This yields a strong criterion for synonymy. The coextensive pair of terms "renate" and "cordate" fail the test, for example, as they are not necessarily coextensive. The coextensive pair of terms "Hesperus" and "Phosphorus" fail the test, as they are not a priori coextensive. It is difficult to know whether this criterion corresponds to Ockham's intentions, but it seems to capture a large part of our intuitions behind what is meant by `synonymy, and in particular to capture the extra strength carried by synonymy compared to mere coextensiveness. And the logically equivalent pair of terms given above clearly satisfy this criterion.
(One might also invoke a criterion according to which synonymous terms are those that are substitutable salva veritate even in modal contexts. I do not use this criterion here, as it yields counterintuitive results when combined with the contemporary understanding of necessity: for example, "Hesperus" and "Phosphorus" come out synonymous. But on the medieval understanding of necessity, this criterion may yield the same results as the criterion given above, and less anachronistically.)
An opponent might try to argue that this criterion is not strong enough: although the logically equivalent pair of terms satisfies the criterion, the terms nevertheless signify in subtly different ways. For example, our opponent might argue that the two terms are not intersubstitutable in certain epistemic contexts, and are therefore not synonymous. For example, it might be the case that John believes that to gain admission to the party, one must be accompanied by a man with either a dog or a cat; but John does not believe that to gain admission to the party, one must be accompanied by either a man with a dog or a man with a cat. The reason for this, presumably, would be that John is not very capable at logic, and so has not made the straightforward inference. Now, we might respond to this by arguing that in fact, if John has the first belief, he has the second belief whether he knows it or not. He believes it implicitly, one might say. But for the sake of argument let us accept that John has the first belief but not the second. If this is so, then it is apparent that in this epistemic context, the two terms are not intersubstitutable.
It seems to me, however, that intersubstitutability in such epistemic contexts is too strong a condition to require for synonymy. If we admit this as a criterion, it would seem to follow that there are no synonyms at all. For given any pair of purported synonyms - e.g., `bachelor' and `unmarried man' - we can construct examples like those given above. For example, John might believe that all bachelors are invited for dinner, but might not believe that all unmarried men are invited for dinner - presumably because he is once again too muddled to make the required inference. (Again one might argue that if John has the first belief, he has the second whether he knows it or not. But as we disallowed this line of reasoning for the sake of argument in the paragraph above, we must equally disallow it here.) This conclusion shows that the suggested criterion is too strong. In fact, it seems that even Ockham himself would reject intersubstitutability in epistemic contexts as a criterion for synonymy, as the following passage demonstrates:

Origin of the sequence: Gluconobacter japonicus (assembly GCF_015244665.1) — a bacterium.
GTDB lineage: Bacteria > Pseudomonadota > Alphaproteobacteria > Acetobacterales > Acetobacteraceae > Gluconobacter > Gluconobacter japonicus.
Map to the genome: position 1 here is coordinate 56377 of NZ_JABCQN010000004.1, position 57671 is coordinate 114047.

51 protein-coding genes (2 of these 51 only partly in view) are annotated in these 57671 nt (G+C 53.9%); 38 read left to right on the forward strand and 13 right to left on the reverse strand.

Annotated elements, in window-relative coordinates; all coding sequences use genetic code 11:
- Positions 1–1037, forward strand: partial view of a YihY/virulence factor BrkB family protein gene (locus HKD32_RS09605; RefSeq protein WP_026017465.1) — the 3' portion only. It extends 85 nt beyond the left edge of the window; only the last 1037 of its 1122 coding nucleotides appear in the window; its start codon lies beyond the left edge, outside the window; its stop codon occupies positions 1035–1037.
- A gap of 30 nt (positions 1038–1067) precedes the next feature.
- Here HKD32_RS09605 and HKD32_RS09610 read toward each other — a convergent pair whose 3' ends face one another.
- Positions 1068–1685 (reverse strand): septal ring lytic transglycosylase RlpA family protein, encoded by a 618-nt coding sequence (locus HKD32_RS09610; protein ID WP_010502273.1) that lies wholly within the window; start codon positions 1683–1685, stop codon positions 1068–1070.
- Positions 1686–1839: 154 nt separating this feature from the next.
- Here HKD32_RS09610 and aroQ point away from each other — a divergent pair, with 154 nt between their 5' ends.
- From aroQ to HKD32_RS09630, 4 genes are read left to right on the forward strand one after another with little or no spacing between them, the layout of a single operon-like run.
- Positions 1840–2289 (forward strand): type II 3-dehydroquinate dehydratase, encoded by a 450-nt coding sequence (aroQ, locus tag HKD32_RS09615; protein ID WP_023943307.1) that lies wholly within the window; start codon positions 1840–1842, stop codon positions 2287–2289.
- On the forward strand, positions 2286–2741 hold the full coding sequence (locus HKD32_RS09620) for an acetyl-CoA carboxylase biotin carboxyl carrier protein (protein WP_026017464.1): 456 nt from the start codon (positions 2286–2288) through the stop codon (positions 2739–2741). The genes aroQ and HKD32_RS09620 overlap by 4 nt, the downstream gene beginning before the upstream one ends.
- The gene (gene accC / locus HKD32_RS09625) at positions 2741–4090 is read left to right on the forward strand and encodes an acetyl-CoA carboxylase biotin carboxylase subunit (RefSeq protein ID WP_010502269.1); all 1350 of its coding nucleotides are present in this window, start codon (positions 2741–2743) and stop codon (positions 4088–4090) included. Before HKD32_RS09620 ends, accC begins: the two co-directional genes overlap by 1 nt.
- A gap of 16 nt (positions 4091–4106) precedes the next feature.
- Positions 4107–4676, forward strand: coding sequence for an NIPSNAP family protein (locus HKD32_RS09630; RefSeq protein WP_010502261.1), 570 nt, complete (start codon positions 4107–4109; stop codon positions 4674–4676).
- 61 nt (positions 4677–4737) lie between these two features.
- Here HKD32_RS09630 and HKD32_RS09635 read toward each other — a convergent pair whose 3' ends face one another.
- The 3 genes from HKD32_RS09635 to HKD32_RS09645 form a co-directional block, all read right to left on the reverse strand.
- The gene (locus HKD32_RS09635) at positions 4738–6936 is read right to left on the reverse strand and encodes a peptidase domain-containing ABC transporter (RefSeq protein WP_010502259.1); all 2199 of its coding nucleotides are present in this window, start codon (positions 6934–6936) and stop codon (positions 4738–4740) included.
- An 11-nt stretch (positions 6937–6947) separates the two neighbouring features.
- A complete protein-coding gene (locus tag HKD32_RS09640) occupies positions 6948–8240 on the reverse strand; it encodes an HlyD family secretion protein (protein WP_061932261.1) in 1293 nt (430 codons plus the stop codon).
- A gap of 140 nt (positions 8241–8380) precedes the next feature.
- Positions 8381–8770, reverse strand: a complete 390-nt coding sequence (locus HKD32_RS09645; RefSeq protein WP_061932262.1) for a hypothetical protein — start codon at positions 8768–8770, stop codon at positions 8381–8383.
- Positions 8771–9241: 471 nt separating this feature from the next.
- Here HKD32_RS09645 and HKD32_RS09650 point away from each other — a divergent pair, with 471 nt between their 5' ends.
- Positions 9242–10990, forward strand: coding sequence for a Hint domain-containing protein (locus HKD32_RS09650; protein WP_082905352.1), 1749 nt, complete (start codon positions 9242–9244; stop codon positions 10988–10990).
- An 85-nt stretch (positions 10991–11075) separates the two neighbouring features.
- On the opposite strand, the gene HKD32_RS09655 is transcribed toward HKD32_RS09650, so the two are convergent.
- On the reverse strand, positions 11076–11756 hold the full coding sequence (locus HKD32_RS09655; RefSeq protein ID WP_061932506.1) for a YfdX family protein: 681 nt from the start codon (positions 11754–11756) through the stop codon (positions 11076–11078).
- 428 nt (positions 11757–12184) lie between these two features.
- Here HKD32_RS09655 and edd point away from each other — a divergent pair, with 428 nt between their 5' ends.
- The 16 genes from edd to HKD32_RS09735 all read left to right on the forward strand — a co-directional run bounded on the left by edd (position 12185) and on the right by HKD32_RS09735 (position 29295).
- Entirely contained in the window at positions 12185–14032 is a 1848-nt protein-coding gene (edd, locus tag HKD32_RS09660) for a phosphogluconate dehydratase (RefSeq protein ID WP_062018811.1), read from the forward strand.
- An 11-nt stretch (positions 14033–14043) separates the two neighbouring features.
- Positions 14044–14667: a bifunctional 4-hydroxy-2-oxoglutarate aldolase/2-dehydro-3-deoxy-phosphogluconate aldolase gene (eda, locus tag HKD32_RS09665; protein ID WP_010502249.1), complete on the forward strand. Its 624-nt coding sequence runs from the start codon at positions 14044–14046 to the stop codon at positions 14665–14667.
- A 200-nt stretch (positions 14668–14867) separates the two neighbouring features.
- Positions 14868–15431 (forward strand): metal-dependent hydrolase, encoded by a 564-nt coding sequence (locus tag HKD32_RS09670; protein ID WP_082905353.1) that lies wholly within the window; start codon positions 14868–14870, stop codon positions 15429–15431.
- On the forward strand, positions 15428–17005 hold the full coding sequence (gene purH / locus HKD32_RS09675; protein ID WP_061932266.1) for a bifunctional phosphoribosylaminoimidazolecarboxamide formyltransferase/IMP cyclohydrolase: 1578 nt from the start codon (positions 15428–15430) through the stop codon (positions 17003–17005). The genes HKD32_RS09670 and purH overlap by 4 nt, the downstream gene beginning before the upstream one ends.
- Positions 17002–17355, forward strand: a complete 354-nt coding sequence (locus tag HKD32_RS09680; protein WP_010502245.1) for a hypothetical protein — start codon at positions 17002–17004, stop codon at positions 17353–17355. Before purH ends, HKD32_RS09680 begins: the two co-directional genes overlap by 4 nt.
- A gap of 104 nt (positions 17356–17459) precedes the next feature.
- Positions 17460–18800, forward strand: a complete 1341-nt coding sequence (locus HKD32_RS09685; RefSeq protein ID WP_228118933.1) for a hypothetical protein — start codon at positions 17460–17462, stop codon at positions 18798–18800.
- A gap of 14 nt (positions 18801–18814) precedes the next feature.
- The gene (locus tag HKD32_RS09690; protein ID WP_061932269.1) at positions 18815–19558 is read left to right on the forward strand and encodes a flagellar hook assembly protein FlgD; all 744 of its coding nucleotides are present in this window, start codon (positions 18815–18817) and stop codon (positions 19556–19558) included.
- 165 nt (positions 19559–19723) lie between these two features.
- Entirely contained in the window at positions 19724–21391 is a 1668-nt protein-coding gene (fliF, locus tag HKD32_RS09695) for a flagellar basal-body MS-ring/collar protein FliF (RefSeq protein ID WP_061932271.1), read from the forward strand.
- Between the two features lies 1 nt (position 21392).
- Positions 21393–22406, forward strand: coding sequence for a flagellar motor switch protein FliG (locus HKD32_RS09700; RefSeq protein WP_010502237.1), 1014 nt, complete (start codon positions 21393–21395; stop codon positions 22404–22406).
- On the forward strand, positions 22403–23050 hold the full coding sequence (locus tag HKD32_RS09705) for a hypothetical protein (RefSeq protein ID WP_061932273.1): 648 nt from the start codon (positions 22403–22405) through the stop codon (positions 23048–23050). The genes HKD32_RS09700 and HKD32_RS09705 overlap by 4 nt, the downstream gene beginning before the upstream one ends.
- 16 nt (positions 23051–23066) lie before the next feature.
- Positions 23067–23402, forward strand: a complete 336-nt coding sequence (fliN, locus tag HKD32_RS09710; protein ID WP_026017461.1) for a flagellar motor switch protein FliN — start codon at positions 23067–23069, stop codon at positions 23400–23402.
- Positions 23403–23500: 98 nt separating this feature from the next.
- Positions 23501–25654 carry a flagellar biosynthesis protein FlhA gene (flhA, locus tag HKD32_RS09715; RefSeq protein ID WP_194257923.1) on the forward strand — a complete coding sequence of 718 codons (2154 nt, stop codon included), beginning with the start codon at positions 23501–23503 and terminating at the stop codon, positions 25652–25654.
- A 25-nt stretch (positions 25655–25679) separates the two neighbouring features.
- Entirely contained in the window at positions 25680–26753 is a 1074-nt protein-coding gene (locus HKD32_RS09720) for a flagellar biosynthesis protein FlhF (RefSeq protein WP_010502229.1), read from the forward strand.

Those synonyms are broadly so called even though not all users believe them to signify the same [thing] but rather, under a deception, they judge something to be signified by the one that is not signified by the other.
It follows that this argument provides no reason to reject the synonymy of E1 and E2, or at least no more reason than there is for rejecting the synonymy of such terms as `bachelor' and `unmarried man'. Logical synonymy seems to be at least as strong as common-or- garden conceptual synonymy, so that if we want to retain the notion of synonymy at all, we had best admit the possibility of logical synonymy, at least in written language.
Once we have accepted the possibility that the two written expressions E1 and E2 are synonymous, then it follows that either (a) they are subordinated to synonymous mental expressions, thus establishing my case, or (b) they are subordinated to identical mental expressions, thus saving the same for the opponent of mental synonymy. I will consider possibility (b) next.
An opponent's second strategy is to argue that only one expression in mental language is involved here: the two mental expressions that we are labeling `man and (cat or dog)' and `(man and cat) or (man and dog)' are in fact the same expression. It might be claimed that the fact that they look like different expressions is an artifact of English, not mental language: the different written expressions E1 and E2 are in fact subordinated to the same mental expression. To get an idea of how this argument might run, consider a simpler pair of expressions: `man and dog' and `dog and man'. For reasons similar to those given above, these expressions seem to be synonymous. But an opponent of synonymy could very plausibly argue that these are not different expressions in mental language at all, as the only difference between them is one of word order - a feature that need not be preserved in mental language. For example, it could well be argued that the term `and' in mental language is not interpolated sequentially between two terms in a particular order, but rather is bound to them both in some symmetrical fashion, such as a tree structure, or perhaps as a common ending (something like `man-and dog-and', where we take it that the two words are unordered). On this plausible account, the difference in the two expressions `man and dog' and `dog and man' would not persist into mental language.
It is difficult to see, however, how we could apply an argument like this to more complex cases, such as our `man and (dog or cat)' vs. `(man and dog) or (man and cat)'. These two expressions are not just superficially different; they are structurally different. One of them is a conjunction; the other is a disjunction. However we represent `and' and `or' in mental language, they will need to be put together hierarchically on occasion, and it seems clear that the differences in their hierarchical order must be represented in mental language.